TQP: What are your nationalities? What are your ethnic backgrounds?
JAIME: I’m 100% Mexican, Maja is 75% Croatian and 25% Slovenian
MAJA: Hahaha. My grandma was Slovenian so he is always telling me I’m not pure Croatian lol.
TQP: What is the most frustrating thing or has been the most frustrating thing about being in an international, intercultural, and interlanguage relationship?
JAIME: I wouldn’t call it frustrating, challenging fits much better. For example, I needed to get used to the different foods with less spices. The cold weather during the winter here in Croatia was something new for me, because in Oaxaca (my hometown in Mexico) the lowest temperature during the winter is around 10ºC. Imagine how shocking for me to see it’s -4°C when I go to work. Also, there are many funny situations due to the language barrier. Sometimes when we don’t know how to say something in English, I say it in Spanish and she in Croatian, and then we Google both words to see if we are right.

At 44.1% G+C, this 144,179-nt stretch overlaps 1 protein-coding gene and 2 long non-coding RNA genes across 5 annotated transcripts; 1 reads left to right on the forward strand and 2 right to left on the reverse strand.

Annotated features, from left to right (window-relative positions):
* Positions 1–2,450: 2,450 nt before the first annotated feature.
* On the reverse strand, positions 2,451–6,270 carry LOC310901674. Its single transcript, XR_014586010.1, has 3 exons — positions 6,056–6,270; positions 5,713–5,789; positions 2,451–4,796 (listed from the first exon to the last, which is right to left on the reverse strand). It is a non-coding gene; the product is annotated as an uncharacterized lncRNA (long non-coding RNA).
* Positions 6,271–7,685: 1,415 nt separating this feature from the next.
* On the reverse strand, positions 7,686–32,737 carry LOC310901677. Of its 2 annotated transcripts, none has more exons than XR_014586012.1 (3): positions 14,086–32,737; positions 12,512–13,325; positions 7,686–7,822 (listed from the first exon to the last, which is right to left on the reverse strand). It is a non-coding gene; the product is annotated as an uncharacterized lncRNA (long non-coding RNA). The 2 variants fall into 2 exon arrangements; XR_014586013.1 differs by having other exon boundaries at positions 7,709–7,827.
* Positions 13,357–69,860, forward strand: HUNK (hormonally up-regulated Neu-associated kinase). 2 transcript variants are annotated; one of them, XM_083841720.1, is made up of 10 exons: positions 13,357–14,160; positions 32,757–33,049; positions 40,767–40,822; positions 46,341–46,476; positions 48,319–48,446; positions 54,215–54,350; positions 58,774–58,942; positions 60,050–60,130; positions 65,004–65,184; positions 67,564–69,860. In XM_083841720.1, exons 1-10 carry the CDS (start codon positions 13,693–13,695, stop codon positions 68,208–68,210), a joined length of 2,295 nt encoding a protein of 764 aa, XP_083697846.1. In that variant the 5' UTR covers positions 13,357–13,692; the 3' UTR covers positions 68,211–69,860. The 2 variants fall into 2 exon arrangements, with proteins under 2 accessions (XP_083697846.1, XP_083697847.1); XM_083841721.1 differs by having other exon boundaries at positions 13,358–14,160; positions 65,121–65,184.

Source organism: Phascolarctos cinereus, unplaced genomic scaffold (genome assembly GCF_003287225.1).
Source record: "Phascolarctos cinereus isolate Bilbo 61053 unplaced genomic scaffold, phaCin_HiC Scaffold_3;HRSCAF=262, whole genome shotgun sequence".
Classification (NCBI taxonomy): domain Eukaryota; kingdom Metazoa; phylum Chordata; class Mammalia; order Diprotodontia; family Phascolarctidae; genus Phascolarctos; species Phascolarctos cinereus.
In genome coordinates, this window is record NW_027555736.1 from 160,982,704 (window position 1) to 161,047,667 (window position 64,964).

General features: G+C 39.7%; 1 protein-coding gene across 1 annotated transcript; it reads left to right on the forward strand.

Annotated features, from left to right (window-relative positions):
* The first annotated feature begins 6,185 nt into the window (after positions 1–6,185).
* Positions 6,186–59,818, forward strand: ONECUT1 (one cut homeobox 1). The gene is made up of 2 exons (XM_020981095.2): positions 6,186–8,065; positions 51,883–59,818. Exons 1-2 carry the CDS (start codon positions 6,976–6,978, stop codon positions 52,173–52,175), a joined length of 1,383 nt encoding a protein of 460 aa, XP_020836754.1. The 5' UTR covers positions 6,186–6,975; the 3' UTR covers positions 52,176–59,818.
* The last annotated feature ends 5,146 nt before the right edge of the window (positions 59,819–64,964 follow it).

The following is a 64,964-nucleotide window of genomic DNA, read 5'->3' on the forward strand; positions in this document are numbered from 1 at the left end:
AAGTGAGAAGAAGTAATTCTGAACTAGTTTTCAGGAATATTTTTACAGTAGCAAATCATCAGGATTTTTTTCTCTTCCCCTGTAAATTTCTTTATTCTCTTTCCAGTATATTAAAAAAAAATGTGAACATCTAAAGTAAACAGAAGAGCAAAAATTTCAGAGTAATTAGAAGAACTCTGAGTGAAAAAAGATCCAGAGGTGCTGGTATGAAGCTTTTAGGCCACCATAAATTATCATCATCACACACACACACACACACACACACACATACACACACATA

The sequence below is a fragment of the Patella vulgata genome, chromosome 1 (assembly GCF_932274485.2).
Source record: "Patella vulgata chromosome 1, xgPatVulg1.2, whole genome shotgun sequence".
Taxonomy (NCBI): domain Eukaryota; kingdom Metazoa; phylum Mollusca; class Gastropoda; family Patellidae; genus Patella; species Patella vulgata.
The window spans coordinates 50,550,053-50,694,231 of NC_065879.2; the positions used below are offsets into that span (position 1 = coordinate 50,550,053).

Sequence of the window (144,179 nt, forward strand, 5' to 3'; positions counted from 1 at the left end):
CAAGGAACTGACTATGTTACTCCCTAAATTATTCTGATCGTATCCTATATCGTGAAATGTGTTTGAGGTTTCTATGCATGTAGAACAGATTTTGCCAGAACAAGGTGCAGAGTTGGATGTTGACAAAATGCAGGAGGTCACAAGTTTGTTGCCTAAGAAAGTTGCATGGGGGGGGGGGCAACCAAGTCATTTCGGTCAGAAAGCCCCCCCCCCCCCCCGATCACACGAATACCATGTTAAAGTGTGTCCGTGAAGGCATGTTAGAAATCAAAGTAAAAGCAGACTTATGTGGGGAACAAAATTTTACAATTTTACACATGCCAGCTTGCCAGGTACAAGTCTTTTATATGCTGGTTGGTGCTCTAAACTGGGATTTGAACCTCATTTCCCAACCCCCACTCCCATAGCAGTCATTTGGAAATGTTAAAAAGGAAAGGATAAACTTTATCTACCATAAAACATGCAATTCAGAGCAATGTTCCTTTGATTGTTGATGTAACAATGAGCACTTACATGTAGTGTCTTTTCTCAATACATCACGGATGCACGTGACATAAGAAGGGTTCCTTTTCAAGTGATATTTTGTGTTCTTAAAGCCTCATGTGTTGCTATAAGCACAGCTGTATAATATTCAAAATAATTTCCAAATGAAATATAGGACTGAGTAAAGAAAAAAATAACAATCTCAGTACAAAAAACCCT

MAJA: Sometimes we do not understand each other. We come from fairly different cultures from completely opposite sides of world, and some things in our lives were just different while we were growing up. Many times we need to compromise and find the solution in the middle because we do not like how the other does something. Language, family, the way of life, there are many things we needed to adapt to and accept other ways and opinions. This relationship made us more open to new things, but there are still situations when we yell at each other “How you can do thaaaaaat like this?!” 🙂
TQP: What was or is one thing about your partner’s culture that was the hardest to get used to?
JAIME: The language. I think that is my biggest challenger for now, besides that I don’t think there’s another thing.
MAJA: Spicy food! I haven’t get used to it and I never will. In Mexico, I always get frustrated when eating out because I cannot try any salsa and many other dishes. My mouth is burning for hours if I even try to.